In The Crucible by Arthur Miller, both pride and excessive pride influence the characters throughout the play. Excessive pride is being overly confident of one's own self worth. Throughout, pride influences the actions, reactions, and emotions of the characters in such ways to establish the outcome of the story. Three characters are impelled by their pride. Hale, who takes pride in his ability to detect witchcraft; Elizabeth Proctor, whose pride makes forgiving her husband difficult; Proctor, whose excessive pride causes him to overlook reality and the truth.
Hale is an intellectual man who takes pride in his ability to detect witchcraft. He was called to Salem to analyze their situation. "This is a beloved errand for him; on being called here to ascertain witchcraft he felt the pride of one specialist whose unique knowledge has at least been publically called for."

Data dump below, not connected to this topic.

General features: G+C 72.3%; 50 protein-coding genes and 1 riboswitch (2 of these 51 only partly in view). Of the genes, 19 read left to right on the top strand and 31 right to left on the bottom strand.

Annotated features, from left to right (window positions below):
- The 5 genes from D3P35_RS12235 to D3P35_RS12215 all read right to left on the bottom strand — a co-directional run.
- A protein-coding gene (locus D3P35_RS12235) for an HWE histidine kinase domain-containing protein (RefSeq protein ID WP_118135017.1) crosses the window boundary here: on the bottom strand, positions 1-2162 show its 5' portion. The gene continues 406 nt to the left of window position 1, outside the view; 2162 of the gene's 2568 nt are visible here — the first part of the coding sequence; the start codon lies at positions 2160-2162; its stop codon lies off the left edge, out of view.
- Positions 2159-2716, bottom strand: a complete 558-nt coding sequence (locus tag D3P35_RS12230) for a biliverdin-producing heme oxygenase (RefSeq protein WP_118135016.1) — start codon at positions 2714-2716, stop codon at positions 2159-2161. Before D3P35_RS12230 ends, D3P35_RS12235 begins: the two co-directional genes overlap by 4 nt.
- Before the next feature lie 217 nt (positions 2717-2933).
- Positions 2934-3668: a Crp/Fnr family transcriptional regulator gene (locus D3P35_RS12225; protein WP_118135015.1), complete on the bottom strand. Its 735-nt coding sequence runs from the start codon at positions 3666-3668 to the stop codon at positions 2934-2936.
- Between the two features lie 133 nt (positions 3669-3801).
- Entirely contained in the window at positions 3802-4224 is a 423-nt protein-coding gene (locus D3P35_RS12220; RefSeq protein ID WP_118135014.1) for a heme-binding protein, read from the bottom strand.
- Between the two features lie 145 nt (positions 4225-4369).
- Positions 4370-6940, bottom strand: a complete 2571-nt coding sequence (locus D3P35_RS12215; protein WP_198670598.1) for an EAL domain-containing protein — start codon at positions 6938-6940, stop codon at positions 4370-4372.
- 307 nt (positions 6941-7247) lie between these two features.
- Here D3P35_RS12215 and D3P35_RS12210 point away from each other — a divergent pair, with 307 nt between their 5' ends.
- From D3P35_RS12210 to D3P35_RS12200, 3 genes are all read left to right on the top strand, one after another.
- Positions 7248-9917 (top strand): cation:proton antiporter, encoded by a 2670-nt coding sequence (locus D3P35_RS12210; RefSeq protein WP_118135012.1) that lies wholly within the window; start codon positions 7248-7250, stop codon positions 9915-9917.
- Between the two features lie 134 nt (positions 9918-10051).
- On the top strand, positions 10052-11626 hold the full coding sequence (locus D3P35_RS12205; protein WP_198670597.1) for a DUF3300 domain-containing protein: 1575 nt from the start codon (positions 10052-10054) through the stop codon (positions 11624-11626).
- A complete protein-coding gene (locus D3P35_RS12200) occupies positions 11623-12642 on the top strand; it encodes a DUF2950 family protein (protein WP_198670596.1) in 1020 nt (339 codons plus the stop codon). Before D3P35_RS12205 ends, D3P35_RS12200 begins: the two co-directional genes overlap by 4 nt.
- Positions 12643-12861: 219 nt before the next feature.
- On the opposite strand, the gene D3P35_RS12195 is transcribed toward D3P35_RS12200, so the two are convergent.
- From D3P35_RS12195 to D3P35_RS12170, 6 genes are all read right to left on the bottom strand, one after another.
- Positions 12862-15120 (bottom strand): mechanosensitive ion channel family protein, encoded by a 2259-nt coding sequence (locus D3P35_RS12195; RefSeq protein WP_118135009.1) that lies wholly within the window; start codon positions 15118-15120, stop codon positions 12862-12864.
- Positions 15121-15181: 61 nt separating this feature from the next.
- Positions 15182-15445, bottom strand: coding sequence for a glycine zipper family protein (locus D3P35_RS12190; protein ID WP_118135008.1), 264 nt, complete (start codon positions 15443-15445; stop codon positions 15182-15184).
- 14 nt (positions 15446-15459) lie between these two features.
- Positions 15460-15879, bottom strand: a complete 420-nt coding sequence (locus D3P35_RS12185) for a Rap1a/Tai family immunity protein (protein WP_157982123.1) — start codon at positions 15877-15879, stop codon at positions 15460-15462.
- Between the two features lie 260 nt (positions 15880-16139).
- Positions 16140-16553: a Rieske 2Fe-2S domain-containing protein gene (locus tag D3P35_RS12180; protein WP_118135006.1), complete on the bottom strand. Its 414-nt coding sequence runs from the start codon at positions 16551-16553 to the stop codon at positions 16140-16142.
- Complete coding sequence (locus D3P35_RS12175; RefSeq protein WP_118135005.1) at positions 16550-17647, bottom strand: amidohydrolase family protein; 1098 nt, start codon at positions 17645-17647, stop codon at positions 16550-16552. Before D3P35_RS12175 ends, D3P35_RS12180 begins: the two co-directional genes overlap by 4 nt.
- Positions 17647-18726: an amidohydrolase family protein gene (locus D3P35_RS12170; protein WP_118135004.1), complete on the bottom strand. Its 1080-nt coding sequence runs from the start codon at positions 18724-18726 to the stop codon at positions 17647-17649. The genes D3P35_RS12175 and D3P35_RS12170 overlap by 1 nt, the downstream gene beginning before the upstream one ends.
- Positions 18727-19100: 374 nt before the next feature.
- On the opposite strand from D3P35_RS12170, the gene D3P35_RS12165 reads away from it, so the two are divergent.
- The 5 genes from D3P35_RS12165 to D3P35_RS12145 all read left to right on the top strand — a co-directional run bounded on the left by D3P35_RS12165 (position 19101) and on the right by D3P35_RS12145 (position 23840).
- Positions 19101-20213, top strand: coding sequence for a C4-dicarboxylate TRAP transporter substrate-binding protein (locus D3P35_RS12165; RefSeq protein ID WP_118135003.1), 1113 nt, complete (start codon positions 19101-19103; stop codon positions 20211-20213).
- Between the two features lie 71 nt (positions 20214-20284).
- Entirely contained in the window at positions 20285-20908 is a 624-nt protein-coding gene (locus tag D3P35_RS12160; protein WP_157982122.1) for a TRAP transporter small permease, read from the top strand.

Hale takes this job to a personal level when the crisis takes a turn for the worse. He pleads with the people convicted of witchcraft to confess. He feels he is responsible for their lives because his purpose was to rid the town of witchcraft, not innocent lives. He beholds himself a failure when he cannot convince the accused to confess. His well justified pride is broken. He came into this village like a bride groom to his beloved, bearing gifts of high religion; the very crowns of holy law I brought, and what I touched with my bright confidence, it died; and where I turned the eye of my great faith, blood flowed up. He urges Elizabeth not to let her pride interfere with her duty as a wife, as it did with his own duty.
Elizabeth Proctor is a bitter woman who has been hurt deeply by her husband and her pride adds more strain to the already unstable relationship. Her husband, Proctor, only wants her to find complete forgiveness in her heart and to put the incident behind her. She tells him, "...it come not that I should forgive you, if you'll not forgive yourself."
She cannot grasp the fact...